In November 2011, hackers using an IP address in Russia attacked a water plant in Illinois. The hackers were able to turn a water pump on and off so frequently that it broke. While the incident caused no other damage and did not shut down the water system, it was the first known instance of a malicious foreign attack on this nation’s critical infrastructure, and it demonstrated how vulnerable such vital services as waterworks, the electrical grid, oil and gas pipelines and the telecom system are to hackers. It also lent urgency to efforts in Congress to enact legislation to make critical industries less vulnerable to attack.
For several years, Sen. Joe Lieberman (I-Conn.), pictured at right, has been trying to pass a cybersecurity bill that would resolve issues around privacy and the sharing of information among critical industries and the Department of Homeland Security, and also require Homeland Security to establish standards and a testing program to make sure those industries are taking the needed steps to harden their operations against cyberattacks.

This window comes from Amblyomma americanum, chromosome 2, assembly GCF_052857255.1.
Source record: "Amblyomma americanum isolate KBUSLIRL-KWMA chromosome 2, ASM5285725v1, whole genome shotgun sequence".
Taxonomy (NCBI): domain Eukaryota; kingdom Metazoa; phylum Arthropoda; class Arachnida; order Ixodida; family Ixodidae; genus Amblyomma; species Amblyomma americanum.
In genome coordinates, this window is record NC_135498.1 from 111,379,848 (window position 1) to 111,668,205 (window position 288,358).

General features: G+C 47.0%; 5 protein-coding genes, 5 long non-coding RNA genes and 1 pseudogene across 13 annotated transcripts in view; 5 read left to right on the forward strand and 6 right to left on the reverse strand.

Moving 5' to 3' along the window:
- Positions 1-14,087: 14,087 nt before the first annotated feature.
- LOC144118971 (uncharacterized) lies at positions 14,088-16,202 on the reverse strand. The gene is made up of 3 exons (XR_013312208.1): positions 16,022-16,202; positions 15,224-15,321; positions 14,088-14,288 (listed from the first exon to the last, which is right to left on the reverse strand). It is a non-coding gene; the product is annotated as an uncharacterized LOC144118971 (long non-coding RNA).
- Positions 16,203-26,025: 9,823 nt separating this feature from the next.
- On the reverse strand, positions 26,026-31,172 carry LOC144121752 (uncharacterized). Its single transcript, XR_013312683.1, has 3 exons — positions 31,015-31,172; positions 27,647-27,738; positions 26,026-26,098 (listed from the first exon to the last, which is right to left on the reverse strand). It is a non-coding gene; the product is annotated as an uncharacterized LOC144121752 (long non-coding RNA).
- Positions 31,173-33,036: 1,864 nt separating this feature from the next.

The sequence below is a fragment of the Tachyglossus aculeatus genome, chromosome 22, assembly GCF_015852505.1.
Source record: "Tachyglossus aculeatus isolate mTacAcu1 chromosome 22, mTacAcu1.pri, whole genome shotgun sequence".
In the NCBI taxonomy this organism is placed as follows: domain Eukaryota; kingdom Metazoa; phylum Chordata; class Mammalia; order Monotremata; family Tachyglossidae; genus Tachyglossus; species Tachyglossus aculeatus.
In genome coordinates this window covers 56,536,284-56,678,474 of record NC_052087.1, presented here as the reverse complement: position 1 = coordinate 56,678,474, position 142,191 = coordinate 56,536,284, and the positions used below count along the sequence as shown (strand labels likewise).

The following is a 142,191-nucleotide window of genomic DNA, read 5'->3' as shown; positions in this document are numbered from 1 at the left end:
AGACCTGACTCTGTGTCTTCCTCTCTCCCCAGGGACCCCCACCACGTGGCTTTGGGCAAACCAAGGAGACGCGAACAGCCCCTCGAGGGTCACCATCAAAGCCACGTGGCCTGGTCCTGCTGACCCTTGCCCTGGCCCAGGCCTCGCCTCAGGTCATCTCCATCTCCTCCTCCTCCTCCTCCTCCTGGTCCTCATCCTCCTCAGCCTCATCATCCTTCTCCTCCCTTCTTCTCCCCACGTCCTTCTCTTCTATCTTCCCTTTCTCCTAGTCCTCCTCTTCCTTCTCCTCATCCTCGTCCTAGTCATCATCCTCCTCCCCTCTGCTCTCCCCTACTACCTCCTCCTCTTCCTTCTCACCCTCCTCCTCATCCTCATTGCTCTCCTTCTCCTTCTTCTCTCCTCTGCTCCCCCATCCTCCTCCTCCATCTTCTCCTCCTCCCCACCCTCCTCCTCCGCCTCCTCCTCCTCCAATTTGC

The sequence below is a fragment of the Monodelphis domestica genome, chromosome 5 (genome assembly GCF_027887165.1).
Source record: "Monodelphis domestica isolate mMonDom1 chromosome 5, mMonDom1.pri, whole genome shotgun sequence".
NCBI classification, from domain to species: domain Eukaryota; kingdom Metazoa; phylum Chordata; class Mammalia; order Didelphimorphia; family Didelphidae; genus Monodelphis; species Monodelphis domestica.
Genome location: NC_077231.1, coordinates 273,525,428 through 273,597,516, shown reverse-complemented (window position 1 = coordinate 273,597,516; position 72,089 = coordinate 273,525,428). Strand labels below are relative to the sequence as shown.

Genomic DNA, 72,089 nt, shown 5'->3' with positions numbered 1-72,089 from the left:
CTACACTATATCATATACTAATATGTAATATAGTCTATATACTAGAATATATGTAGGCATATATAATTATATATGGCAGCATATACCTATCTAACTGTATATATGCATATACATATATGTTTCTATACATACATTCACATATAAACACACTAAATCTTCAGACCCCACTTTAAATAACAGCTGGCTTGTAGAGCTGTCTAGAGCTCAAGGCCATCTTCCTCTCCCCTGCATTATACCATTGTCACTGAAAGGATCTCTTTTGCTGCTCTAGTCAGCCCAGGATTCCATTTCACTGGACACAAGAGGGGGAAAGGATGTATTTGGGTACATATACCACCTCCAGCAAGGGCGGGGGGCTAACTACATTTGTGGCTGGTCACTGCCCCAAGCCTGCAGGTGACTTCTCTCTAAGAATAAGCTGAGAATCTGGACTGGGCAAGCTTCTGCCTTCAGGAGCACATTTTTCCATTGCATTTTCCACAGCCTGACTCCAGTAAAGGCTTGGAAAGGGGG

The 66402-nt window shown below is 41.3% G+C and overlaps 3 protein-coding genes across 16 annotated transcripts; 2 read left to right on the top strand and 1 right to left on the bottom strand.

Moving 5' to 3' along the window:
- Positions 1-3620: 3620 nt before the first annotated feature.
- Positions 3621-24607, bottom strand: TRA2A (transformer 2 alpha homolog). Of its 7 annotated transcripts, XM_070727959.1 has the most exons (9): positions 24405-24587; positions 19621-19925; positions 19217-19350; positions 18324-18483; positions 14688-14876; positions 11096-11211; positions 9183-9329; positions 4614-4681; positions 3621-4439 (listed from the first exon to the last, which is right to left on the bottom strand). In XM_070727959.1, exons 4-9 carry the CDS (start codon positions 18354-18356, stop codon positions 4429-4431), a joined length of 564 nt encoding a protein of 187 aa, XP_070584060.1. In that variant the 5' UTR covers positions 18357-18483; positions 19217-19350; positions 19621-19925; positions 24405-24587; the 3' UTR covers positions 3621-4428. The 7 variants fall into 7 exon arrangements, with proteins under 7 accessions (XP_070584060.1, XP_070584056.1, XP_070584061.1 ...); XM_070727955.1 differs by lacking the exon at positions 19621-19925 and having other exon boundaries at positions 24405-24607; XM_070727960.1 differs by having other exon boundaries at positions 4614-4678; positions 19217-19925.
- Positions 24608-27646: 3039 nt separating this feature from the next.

Lieberman and his co-sponsors, Sens. Susan Collins (R-Maine), Diane Feinstein (D-Calif.) and Jay Rockefeller (D-W.Va.), disagree, arguing that the trillions of dollars in economic losses that could be caused by a serious attack on U.S. infrastructure mean increased regulation of key industries is sorely needed.
Neither the measure’s sponsors nor the Chamber have estimated what the regulations might cost companies. A Bloomberg survey of technology managers at 172 U.S. companies and agencies earlier this year showed the managers estimated they would have to spend almost nine times more on security to be defended against 95% of cyberattacks.